Oliver, a twenty-something American ex-pat, escapes into Valencian culture while he prepares for the local celebrations of Fallas with his Spanish girlfriend Maria. But bad memories of his childhood back in the US are harder to escape than he thought.
Lights of Valencia is a treasure on various levels. The fact it is written by a young man who has lived in Valencia and had similar experiences means that the writing comes from first-hand reflections crafted into fiction. This kind of book will always be sturdier and deeper than those pieced together through third-hand research, and it makes all the difference. “Write what you know” rings true here, and the fact that I live in Spain myself, with good friends in Valencia, I was impressed with Pilcher’s ability to capture the essence of Valencia and Fallas, (pronounced something like “Fires”, quite rightly, as it is the loudest night in Spain as fireworks and bonfires are strewn across the streets) as well as what it is to be an ex-pat.
Having written a book about Spanish culture myself from a British point of view, I could relate to Pilcher’s experiences and the attempts of escapsim that many ex-pats make, usually finding that the part of themselves they tried so hard to leave behind only becomes more apparent in a foreign land. There is a pang of Jason Webster’s novel, Duende here – a young man discovering himself in a land full of history and the issues of fitting in and dealing with language and culture.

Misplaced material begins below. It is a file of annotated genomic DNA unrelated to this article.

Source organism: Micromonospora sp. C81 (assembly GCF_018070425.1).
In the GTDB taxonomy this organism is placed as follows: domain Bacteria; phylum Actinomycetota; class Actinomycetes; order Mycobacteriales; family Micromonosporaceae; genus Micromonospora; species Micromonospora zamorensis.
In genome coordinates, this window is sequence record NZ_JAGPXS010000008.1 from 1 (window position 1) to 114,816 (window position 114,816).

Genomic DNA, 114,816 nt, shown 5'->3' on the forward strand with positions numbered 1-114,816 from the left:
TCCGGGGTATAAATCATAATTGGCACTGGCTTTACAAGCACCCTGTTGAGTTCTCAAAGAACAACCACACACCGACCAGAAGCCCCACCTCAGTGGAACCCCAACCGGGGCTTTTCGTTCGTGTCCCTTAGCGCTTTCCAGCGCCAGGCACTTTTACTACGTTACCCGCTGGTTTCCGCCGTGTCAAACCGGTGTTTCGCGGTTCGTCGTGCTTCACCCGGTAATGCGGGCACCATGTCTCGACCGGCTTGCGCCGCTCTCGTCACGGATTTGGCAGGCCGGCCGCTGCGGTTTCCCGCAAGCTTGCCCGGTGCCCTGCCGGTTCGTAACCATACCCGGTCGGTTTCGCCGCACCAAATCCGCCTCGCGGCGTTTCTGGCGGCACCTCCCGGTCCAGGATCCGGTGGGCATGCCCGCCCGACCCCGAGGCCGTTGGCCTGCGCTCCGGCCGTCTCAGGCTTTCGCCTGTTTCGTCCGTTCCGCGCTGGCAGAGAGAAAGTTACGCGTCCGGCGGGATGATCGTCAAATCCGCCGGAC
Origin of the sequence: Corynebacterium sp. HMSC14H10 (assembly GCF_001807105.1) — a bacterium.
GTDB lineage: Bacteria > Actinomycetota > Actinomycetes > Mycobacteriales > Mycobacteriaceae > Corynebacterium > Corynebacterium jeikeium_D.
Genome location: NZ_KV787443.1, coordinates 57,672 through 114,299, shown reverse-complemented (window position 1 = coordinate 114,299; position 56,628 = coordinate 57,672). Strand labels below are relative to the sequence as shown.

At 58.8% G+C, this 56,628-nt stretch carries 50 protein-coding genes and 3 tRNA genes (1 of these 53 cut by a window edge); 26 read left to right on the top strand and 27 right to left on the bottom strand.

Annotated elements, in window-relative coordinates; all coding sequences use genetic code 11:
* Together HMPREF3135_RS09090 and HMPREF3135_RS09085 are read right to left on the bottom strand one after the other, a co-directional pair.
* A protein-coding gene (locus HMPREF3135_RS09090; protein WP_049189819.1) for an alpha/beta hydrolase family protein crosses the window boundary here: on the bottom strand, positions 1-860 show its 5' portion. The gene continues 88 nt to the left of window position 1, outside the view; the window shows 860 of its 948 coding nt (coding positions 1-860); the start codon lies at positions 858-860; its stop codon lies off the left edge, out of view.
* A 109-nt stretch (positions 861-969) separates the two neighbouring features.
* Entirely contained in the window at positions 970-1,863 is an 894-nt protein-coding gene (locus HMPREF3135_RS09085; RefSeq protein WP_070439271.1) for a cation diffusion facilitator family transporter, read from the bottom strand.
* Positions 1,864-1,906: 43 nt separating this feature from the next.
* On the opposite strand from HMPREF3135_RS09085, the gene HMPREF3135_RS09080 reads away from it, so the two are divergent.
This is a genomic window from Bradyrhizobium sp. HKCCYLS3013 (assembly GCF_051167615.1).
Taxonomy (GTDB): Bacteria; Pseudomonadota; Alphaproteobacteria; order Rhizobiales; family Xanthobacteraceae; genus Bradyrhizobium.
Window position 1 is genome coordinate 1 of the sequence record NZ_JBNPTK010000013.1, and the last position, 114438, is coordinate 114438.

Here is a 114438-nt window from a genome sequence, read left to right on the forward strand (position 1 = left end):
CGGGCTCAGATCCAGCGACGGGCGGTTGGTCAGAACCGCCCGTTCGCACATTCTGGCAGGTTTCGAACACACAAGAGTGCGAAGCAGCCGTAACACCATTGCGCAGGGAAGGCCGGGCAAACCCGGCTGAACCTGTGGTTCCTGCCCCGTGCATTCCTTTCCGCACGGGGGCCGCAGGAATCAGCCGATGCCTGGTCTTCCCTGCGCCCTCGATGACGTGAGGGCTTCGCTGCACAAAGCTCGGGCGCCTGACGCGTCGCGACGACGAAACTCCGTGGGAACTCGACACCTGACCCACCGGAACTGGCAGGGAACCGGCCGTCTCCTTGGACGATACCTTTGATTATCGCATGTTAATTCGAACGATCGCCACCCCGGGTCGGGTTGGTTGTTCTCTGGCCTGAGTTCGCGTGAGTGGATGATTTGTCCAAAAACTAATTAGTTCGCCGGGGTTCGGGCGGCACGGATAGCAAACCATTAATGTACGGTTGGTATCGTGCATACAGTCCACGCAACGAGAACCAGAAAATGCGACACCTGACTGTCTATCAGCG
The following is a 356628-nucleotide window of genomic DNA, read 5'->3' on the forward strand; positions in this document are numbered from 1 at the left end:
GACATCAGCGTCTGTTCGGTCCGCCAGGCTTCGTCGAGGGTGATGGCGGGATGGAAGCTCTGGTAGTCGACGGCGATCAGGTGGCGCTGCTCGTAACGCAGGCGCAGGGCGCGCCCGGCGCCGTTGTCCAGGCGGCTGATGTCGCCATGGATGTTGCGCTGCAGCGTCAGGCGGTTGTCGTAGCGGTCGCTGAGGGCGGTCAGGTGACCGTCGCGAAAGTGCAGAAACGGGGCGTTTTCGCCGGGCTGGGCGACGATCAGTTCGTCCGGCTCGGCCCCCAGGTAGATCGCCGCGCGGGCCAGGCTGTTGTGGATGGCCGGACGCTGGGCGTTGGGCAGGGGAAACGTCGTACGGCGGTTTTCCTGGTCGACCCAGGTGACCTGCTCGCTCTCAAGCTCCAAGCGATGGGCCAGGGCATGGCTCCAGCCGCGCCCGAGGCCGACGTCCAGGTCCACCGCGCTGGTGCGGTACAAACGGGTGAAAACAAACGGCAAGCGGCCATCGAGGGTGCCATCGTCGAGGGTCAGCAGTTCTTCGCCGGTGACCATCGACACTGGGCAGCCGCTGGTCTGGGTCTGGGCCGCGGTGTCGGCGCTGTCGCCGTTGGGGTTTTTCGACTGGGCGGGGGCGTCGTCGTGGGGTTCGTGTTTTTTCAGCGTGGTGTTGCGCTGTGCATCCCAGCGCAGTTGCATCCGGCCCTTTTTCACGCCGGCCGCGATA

There are a couple of small issues in style. Pilcher constantly writes short sentences, that after a while, take on a punctuated rhythm in the reading, where longer, more prose-like flows may have served him well for the mechanics of taking in his story. The construction of paragraphs is sometimes in need of an edit, and habits such as repeating character’s names too often sometimes grate. I do also wonder if the book might have benefited from being written in the first person from Oliver’s point of view to intensify his experiences and emotions. But these are tiny things that can be overcome to enjoy the book.
The cover needs some work, it’s true, but it does capture something of the beach life possible in Valencia. However, it may be more fitting to look into getting a Fallas-inspired cover, something more young and dynamic for this book, as it’s definitely more appealing for younger expats and readers as well as romance fans. A change of cover might help the book stand out for sales.
But overall, what matters in this book is the detail. Beautiful descriptions of landscapes, especially the coastlines, and local custom create wonderful images in the mind, as a true expat book should. What really works in this book are the backdrops, carefully decorated with Spanish/Valencian colloquialisms to bring everything into focus. The story is carefully cast across this writing, and ties the work together.
It would be to Pilcher’s advantage to pitch this book square at the expat market in Spain as well as those hispanophiles flourishing the world over, as this kind of tale is bound to garner support from such corners. When you read a book like this, you see it in color, depth and poetry, and that’s why books like this need to exist.